Rich Freeman on 6 Mar 2011 03:24:29 -0800

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Re: [PLUG] Exactly what is RedHat doing?

On Sat, Mar 5, 2011 at 7:42 PM, JP Vossen <> wrote:
> OK, seriously, I thought of that too, and that's a good point.  1 giant
> patch is a lot harder make sense of than smaller purpose-specific ones.  But
> have you ever looked at the SRPM for an RHEL kernel?  I haven't, but I
> looked at the SRPM for the CentOS kernel a few months ago.  It was way ugly,
> with (IIRC) hundreds of patches.
> If this sticks it's sure not going to help, but IMO it's only making a bad
> situation worse.

RHEL contributes all patches upstream, right?

>From what I've heard (which might not be true), RH has quite a few
full-time engineers focused on stuff like the kernel and other key
linux packages.  When problems arise they tend to be on the front line
with fixing them.  They contribute their patches upstream, which means
everybody gets to benefit for free from a bunch of really good
salaried linux devs.  It is also nice for really good kernel hackers
to have someplace to work.

Now, if you're an RHEL customer then you directly benefit from these
guys staying on top of the code that you're running, and you have
access to them as a support resource (though likely indirectly).  If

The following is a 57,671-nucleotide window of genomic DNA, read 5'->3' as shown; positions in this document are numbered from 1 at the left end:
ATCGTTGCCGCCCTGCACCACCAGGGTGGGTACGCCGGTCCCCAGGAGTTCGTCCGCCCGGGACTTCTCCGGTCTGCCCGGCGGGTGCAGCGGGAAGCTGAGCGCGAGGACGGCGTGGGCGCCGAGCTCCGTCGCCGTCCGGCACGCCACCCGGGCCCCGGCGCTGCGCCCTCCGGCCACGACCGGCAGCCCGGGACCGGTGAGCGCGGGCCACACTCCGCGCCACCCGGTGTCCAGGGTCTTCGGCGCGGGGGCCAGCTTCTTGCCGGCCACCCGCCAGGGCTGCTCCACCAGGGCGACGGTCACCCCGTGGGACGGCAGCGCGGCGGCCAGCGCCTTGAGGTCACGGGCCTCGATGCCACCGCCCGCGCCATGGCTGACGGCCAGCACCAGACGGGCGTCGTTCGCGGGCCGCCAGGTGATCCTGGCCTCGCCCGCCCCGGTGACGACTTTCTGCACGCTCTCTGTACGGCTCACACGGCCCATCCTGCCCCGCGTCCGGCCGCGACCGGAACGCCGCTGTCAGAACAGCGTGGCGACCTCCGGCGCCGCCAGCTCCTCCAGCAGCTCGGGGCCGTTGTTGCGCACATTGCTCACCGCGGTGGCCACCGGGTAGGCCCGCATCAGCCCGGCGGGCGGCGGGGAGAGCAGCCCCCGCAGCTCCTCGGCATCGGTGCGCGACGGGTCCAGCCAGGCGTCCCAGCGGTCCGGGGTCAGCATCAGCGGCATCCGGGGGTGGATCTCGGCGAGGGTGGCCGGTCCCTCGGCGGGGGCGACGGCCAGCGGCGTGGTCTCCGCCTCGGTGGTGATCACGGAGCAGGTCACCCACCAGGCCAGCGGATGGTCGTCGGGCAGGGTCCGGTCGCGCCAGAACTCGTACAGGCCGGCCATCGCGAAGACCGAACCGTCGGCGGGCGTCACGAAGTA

you're not one of their customers you still benefit, but likely a
little later in time and with fewer guarantees and nobody to yell at
if something gets missed.

Overall, I don't really see what they're doing as "bad for linux" -
they're contributing labor but ensuring that there is somewhat of a
premium value to paying them for it.  Most decent distros stay on top
of security bugs/etc, so many don't need this premium.  I think RH is
just trying to avoid making it so easy for other distros that their
customers have no real reason to stick with them.

This is part of a larger trend too - I remember Shuttleworth was
talking some time ago about trying to do things like get all distros
to standardize on key dependency versions/etc.  RH basically told him
that they weren't interested.  From their perspective they already
lean on all kinds of people to work with their standards, and as a
result they know what the future looks like already so that they can
provide a well-integrated product.  They saw the move as a way for
other distros to basically eliminate this source of distinction and
thus reduce their value-add.  I think of it this way - RH probably
stays on top of things by having lots of devs plugged into lots of key
FOSS projects.  So, this knowledge comes at a price of generally
helping out everybody.  My feeling is that they're paying their dues,
and they should probably be given a little bit of a break when it
comes to making payroll.

Just my two cents...  A little disclaimer, I don't deal much with
linux in the enterprise so I don't have much firsthand experience with
RHEL/etc.  I do work in a big IT organization and can imagine some of
the things they would be targeting from a marketing perspective.

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